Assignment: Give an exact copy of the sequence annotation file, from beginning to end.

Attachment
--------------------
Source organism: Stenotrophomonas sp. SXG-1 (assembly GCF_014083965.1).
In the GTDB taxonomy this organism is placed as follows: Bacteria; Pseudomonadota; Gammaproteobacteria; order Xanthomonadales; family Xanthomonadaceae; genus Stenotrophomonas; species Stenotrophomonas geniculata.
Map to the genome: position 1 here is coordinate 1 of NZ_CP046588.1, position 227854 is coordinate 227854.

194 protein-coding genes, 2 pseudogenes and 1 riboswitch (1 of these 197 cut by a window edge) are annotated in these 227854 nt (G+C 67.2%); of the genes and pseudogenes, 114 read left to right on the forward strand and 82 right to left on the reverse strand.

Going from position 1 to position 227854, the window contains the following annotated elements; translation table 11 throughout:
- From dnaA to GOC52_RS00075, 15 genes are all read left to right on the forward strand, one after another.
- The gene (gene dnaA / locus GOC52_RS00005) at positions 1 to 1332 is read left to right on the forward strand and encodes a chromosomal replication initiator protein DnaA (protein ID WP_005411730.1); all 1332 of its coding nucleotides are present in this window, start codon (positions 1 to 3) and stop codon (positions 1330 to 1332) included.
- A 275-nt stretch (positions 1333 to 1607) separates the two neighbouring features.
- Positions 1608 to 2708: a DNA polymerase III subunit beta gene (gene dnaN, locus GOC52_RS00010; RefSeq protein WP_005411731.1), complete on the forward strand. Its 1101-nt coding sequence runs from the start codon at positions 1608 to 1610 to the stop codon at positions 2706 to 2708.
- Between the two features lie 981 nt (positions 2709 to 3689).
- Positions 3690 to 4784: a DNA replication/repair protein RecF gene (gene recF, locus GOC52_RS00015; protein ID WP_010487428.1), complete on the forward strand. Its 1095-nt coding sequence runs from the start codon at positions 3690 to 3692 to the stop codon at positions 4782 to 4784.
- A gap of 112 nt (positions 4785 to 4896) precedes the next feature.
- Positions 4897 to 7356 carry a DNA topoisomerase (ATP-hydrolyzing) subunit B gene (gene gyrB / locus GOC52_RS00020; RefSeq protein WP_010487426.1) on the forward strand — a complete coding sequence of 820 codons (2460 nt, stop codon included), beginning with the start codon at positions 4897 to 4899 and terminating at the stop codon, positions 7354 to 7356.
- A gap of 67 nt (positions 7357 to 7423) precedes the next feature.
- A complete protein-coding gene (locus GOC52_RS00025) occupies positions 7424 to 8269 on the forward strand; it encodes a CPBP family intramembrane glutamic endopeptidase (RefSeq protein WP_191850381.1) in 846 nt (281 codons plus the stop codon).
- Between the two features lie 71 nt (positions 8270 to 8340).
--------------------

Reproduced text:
Source organism: Stenotrophomonas sp. SXG-1 (assembly GCF_014083965.1).
In the GTDB taxonomy this organism is placed as follows: Bacteria; Pseudomonadota; Gammaproteobacteria; order Xanthomonadales; family Xanthomonadaceae; genus Stenotrophomonas; species Stenotrophomonas geniculata.
Map to the genome: position 1 here is coordinate 1 of NZ_CP046588.1, position 227854 is coordinate 227854.

194 protein-coding genes, 2 pseudogenes and 1 riboswitch (1 of these 197 cut by a window edge) are annotated in these 227854 nt (G+C 67.2%); of the genes and pseudogenes, 114 read left to right on the forward strand and 82 right to left on the reverse strand.

Going from position 1 to position 227854, the window contains the following annotated elements; translation table 11 throughout:
- From dnaA to GOC52_RS00075, 15 genes are all read left to right on the forward strand, one after another.
- The gene (gene dnaA / locus GOC52_RS00005) at positions 1 to 1332 is read left to right on the forward strand and encodes a chromosomal replication initiator protein DnaA (protein ID WP_005411730.1); all 1332 of its coding nucleotides are present in this window, start codon (positions 1 to 3) and stop codon (positions 1330 to 1332) included.
- A 275-nt stretch (positions 1333 to 1607) separates the two neighbouring features.
- Positions 1608 to 2708: a DNA polymerase III subunit beta gene (gene dnaN, locus GOC52_RS00010; RefSeq protein WP_005411731.1), complete on the forward strand. Its 1101-nt coding sequence runs from the start codon at positions 1608 to 1610 to the stop codon at positions 2706 to 2708.
- Between the two features lie 981 nt (positions 2709 to 3689).
- Positions 3690 to 4784: a DNA replication/repair protein RecF gene (gene recF, locus GOC52_RS00015; protein ID WP_010487428.1), complete on the forward strand. Its 1095-nt coding sequence runs from the start codon at positions 3690 to 3692 to the stop codon at positions 4782 to 4784.
- A gap of 112 nt (positions 4785 to 4896) precedes the next feature.
- Positions 4897 to 7356 carry a DNA topoisomerase (ATP-hydrolyzing) subunit B gene (gene gyrB / locus GOC52_RS00020; RefSeq protein WP_010487426.1) on the forward strand — a complete coding sequence of 820 codons (2460 nt, stop codon included), beginning with the start codon at positions 4897 to 4899 and terminating at the stop codon, positions 7354 to 7356.
- A gap of 67 nt (positions 7357 to 7423) precedes the next feature.
- A complete protein-coding gene (locus GOC52_RS00025) occupies positions 7424 to 8269 on the forward strand; it encodes a CPBP family intramembrane glutamic endopeptidase (RefSeq protein WP_191850381.1) in 846 nt (281 codons plus the stop codon).
- Between the two features lie 71 nt (positions 8270 to 8340).